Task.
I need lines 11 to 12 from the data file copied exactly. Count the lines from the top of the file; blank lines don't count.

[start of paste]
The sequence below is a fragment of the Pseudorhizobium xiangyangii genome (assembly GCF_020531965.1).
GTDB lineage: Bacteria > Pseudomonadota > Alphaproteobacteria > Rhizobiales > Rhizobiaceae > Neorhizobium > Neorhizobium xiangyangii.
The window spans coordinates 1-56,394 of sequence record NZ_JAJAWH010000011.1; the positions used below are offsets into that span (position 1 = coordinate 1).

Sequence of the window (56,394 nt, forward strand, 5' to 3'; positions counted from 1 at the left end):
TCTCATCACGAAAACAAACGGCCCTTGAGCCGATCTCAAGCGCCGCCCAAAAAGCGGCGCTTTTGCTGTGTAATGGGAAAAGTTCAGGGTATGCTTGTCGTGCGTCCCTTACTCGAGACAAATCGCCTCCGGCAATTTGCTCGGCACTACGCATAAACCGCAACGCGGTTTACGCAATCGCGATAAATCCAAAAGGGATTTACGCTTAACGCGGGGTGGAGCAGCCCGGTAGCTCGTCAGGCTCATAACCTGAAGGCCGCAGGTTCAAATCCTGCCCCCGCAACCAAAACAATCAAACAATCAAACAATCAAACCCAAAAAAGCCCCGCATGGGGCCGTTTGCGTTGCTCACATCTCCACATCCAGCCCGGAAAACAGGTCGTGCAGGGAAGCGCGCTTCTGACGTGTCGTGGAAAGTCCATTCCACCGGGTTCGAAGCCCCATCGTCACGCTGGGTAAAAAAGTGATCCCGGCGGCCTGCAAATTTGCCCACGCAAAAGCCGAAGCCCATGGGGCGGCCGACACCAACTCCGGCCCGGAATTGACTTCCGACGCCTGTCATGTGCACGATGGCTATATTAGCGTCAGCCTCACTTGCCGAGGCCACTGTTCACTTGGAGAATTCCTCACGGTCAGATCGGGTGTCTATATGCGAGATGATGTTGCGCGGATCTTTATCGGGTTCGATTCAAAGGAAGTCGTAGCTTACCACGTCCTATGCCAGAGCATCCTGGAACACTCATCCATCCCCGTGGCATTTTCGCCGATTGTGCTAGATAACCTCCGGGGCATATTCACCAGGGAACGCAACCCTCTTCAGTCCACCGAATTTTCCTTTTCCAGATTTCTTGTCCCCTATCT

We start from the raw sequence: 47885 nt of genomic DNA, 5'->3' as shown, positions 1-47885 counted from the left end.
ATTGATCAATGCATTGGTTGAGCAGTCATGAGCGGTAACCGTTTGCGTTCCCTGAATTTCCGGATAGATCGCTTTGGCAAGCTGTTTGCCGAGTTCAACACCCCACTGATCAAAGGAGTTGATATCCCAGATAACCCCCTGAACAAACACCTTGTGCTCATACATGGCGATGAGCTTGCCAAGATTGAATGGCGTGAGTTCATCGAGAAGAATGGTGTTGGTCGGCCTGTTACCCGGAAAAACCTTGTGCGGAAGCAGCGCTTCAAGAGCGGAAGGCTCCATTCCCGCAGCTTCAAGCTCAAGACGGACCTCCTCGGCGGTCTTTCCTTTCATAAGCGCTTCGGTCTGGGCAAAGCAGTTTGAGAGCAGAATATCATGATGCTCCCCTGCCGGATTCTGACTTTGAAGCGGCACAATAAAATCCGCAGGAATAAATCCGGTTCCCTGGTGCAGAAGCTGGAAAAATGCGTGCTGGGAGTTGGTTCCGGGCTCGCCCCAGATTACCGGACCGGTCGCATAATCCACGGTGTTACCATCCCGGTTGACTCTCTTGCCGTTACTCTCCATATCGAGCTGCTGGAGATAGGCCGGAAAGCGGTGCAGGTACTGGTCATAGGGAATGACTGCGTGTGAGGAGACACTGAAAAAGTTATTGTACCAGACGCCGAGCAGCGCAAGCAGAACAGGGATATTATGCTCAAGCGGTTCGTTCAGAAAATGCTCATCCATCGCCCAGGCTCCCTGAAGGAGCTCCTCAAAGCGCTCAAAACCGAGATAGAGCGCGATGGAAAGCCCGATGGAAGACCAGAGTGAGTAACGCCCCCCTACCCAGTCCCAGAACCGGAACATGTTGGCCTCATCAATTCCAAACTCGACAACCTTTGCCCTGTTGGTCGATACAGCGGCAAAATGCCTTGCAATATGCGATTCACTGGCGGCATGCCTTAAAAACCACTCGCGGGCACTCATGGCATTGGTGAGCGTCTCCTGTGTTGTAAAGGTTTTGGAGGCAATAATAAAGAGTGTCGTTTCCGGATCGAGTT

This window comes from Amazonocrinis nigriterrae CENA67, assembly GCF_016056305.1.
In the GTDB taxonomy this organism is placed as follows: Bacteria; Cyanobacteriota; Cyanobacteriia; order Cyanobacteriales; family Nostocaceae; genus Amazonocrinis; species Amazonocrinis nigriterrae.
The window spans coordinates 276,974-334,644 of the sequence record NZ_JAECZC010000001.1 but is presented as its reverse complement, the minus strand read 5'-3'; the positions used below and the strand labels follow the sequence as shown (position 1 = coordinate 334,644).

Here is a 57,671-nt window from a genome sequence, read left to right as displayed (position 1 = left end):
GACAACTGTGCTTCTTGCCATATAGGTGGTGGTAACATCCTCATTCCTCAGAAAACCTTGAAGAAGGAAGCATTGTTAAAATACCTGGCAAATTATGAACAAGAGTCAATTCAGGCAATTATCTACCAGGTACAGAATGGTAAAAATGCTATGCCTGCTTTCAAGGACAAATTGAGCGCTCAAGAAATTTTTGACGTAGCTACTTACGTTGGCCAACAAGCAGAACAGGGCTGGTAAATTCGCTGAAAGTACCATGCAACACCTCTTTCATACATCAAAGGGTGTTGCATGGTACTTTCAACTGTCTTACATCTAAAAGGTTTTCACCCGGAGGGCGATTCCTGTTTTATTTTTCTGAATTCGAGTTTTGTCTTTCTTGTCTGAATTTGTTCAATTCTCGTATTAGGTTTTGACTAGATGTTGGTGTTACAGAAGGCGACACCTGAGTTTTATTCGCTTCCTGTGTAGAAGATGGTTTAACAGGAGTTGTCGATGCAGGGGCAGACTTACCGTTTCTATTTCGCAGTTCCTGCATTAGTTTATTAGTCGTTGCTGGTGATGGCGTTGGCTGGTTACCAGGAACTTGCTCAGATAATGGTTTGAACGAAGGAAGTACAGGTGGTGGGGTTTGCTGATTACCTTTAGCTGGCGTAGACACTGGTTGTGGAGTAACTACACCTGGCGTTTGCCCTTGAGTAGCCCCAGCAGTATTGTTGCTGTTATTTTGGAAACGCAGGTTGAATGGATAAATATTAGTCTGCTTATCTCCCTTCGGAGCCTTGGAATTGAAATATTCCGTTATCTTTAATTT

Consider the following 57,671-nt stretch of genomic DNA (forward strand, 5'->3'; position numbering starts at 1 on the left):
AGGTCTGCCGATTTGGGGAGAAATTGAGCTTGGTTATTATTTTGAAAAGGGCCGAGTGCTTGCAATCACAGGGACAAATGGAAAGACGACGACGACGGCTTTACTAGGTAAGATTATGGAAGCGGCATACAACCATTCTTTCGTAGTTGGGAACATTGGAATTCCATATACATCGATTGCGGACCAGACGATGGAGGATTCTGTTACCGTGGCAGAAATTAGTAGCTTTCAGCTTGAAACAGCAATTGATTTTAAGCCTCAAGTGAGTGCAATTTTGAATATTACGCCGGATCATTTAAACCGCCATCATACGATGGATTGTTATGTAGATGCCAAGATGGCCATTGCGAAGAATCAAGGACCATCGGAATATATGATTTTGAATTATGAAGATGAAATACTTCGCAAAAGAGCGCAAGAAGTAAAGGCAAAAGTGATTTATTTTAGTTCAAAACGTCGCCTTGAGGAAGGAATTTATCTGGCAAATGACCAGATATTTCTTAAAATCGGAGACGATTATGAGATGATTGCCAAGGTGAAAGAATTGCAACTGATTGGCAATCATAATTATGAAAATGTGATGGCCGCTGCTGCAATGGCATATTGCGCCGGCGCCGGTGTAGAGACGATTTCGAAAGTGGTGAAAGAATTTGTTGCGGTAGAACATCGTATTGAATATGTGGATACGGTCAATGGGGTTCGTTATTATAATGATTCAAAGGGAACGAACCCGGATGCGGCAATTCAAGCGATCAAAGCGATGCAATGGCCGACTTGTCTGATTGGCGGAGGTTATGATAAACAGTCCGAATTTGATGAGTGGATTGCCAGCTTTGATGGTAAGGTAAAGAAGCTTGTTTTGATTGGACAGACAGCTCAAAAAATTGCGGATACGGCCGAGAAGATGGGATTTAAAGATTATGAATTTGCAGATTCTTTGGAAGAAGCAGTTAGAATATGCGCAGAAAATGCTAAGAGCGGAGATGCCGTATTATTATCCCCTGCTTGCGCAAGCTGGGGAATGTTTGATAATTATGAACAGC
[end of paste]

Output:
Here is a 57,671-nt window from a genome sequence, read left to right as displayed (position 1 = left end):
GACAACTGTGCTTCTTGCCATATAGGTGGTGGTAACATCCTCATTCCTCAGAAAACCTTGAAGAAGGAAGCATTGTTAAAATACCTGGCAAATTATGAACAAGAGTCAATTCAGGCAATTATCTACCAGGTACAGAATGGTAAAAATGCTATGCCTGCTTTCAAGGACAAATTGAGCGCTCAAGAAATTTTTGACGTAGCTACTTACGTTGGCCAACAAGCAGAACAGGGCTGGTAAATTCGCTGAAAGTACCATGCAACACCTCTTTCATACATCAAAGGGTGTTGCATGGTACTTTCAACTGTCTTACATCTAAAAGGTTTTCACCCGGAGGGCGATTCCTGTTTTATTTTTCTGAATTCGAGTTTTGTCTTTCTTGTCTGAATTTGTTCAATTCTCGTATTAGGTTTTGACTAGATGTTGGTGTTACAGAAGGCGACACCTGAGTTTTATTCGCTTCCTGTGTAGAAGATGGTTTAACAGGAGTTGTCGATGCAGGGGCAGACTTACCGTTTCTATTTCGCAGTTCCTGCATTAGTTTATTAGTCGTTGCTGGTGATGGCGTTGGCTGGTTACCAGGAACTTGCTCAGATAATGGTTTGAACGAAGGAAGTACAGGTGGTGGGGTTTGCTGATTACCTTTAGCTGGCGTAGACACTGGTTGTGGAGTAACTACACCTGGCGTTTGCCCTTGAGTAGCCCCAGCAGTATTGTTGCTGTTATTTTGGAAACGCAGGTTGAATGGATAAATATTAGTCTGCTTATCTCCCTTCGGAGCCTTGGAATTGAAATATTCCGTTATCTTTAATTT